We enter 2023 with one certainty: the dynamic zero-case policy is not coming with us.
Both in China and in the special administrative regions, isolation has slowed progress and the building of bridges with the outside world – something China needs to counter the hegemony of the West. The economic jolt has been devastating, and it is time to turn the page. From the beginning of the pandemic, the only solution was to reopen the country. Without this, any projects would hardly get off the paper.
But one is surprised at the speed of the dismantling of a policy that until recently was untouchable and intransigent to the appeals of the population. One certainly appreciates this new phase, were it not for a contradiction to the message that sustained the rigidity of the measures: “Saving lives is the priority. I wonder if it still is, because it doesn’t seem to be, given the health system’s lack of preparedness to cope with the increasing contagion.
It took three years, but it was finally realized that the pandemic would not go away. The virus had to be dealt with, because avoiding it forever was untenable – on many levels.
But during these three years it was possible to observe and study the impact that laissez-faire policies have on the health systems of developed, developing, and third world countries. There was no lack of samples, so that the mistakes made by others didn’t have to be the mistakes made by Macau.
And the result is what we see today: the health care system breaks down, as medical personnel fall prey to Covid-19 and patients multiply.
The population complains of shortages of medicines, rising prices of those still found, chaos in the public hospital emergency rooms, uselessness of community clinics and outpatient treatment centers. The scales are clearly not balanced, and it is known that we are going through the peak of infections. Obviously, protecting lives is not just about Covid-19 policy.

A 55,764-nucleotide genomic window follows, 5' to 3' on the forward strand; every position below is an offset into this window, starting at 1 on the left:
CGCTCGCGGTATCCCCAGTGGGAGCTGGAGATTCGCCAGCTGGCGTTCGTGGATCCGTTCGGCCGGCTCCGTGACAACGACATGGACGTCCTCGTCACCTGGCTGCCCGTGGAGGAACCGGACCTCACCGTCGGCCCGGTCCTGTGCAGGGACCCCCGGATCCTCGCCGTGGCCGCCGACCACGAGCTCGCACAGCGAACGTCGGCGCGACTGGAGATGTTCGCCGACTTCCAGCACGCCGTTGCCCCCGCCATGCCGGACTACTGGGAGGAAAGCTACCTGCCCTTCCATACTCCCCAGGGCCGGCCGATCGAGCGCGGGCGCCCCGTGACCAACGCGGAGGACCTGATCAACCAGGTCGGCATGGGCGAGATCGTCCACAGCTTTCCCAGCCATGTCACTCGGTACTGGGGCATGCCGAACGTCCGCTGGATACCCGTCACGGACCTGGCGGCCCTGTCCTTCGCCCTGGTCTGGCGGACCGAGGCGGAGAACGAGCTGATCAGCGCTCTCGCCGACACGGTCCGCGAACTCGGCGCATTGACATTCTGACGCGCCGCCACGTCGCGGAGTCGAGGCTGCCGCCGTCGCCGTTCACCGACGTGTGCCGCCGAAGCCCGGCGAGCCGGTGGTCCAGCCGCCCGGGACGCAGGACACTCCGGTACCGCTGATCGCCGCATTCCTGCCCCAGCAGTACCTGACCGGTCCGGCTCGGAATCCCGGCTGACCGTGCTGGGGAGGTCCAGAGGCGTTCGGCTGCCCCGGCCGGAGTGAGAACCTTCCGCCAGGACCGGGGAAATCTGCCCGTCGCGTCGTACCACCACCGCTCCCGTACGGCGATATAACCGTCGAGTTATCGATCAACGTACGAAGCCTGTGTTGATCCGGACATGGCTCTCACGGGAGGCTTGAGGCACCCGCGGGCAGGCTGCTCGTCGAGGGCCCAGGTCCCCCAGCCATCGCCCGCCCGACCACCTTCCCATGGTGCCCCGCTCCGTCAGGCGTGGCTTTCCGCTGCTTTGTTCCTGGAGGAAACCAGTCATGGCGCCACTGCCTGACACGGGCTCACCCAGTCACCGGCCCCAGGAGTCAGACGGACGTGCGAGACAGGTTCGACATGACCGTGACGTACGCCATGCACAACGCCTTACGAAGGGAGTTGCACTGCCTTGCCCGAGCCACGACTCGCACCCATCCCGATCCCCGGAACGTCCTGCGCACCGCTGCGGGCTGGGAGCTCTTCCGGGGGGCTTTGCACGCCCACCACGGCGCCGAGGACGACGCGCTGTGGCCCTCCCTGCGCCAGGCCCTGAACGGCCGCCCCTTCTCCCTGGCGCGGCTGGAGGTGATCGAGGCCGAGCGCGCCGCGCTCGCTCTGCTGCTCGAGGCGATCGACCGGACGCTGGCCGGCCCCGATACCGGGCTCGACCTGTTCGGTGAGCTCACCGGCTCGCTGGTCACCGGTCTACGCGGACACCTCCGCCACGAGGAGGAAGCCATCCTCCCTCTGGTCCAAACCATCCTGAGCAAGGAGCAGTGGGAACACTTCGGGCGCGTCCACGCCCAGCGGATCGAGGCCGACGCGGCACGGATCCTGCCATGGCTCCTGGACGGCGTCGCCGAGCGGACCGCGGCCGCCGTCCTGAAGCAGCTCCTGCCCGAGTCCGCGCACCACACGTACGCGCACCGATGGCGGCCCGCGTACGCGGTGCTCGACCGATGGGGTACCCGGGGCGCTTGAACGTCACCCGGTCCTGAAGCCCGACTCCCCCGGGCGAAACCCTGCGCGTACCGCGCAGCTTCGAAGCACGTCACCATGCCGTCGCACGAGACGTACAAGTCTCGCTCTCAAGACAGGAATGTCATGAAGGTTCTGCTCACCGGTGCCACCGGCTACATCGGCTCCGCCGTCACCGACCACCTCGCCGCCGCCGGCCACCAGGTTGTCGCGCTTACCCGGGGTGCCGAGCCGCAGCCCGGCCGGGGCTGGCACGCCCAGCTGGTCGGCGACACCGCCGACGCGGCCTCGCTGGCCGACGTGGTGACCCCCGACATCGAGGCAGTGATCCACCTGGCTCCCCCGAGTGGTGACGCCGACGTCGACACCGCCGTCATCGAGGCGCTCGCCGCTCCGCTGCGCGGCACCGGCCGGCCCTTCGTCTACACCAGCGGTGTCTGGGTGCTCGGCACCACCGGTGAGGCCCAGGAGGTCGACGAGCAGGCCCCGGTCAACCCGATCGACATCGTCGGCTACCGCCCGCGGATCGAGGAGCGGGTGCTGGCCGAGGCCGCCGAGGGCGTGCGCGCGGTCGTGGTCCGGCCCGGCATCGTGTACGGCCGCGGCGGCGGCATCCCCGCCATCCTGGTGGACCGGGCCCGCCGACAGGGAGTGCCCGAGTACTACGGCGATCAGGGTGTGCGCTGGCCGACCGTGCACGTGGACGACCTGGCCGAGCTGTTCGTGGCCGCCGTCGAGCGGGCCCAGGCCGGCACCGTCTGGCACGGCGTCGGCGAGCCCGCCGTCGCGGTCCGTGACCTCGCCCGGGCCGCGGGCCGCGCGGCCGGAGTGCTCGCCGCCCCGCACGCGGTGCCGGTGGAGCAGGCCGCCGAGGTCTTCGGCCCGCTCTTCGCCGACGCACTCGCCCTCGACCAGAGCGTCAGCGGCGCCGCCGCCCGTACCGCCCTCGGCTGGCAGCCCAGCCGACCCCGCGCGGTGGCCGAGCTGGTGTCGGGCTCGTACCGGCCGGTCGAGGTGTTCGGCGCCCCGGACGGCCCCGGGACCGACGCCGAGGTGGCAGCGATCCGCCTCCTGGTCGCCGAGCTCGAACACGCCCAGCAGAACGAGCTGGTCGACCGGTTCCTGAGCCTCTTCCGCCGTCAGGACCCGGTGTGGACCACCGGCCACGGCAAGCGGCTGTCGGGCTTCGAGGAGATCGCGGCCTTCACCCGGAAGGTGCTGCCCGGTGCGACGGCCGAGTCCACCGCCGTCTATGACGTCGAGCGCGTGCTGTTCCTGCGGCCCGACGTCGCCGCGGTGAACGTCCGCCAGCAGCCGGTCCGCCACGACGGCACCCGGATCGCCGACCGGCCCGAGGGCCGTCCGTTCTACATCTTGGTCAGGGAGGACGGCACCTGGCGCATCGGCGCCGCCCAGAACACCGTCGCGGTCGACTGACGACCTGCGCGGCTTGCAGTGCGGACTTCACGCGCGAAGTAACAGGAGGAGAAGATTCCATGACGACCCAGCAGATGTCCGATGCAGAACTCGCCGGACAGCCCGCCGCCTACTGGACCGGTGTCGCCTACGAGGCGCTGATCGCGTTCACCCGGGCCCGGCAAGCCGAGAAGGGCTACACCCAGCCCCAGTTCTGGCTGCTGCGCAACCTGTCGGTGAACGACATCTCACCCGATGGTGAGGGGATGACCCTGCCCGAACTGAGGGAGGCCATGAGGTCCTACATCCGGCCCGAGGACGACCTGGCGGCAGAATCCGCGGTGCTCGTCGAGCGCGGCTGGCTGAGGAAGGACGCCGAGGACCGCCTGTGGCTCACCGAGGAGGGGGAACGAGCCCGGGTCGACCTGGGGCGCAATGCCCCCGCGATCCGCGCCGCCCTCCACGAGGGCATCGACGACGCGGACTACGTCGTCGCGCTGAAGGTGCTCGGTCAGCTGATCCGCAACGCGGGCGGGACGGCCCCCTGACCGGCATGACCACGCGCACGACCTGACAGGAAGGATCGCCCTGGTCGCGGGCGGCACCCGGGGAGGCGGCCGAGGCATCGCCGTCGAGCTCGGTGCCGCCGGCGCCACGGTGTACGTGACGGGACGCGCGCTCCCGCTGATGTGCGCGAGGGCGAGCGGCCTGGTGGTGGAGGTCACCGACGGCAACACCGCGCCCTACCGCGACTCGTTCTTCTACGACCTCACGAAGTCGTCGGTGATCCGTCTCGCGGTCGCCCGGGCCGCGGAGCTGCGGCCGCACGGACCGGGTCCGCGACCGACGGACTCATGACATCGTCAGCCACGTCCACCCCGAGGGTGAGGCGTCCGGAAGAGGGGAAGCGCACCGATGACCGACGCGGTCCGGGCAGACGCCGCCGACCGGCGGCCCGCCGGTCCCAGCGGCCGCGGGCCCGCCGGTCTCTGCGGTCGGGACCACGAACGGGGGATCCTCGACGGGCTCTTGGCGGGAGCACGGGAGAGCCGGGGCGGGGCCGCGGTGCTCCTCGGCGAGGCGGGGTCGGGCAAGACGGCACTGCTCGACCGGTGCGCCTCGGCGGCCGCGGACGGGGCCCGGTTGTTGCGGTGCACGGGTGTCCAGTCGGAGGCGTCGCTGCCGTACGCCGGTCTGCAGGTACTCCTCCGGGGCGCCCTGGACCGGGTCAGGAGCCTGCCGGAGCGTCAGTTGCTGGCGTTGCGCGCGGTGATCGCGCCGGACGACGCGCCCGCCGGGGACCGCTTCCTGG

Working for the economic recovery of the city has a similar effect on people’s lives. Creating revenue streams, lowering the unemployment and underemployment rate, getting batches of tourists back, all of these things matter. But the counterbalance has not been well measured. The volte-face in politics does not yet project recovery.
And this is normal.
The city freezes to achieve group immunity. Until mid-January, Macau will not have enough human resources to resume the tourist industry. But the virus will not disappear; there will be new waves, and the health services will have to rethink their strategy. Macau has to guarantee minimum services to its population. At this moment, the incapacity is glaring.
*Executive Director of PLATAFORMA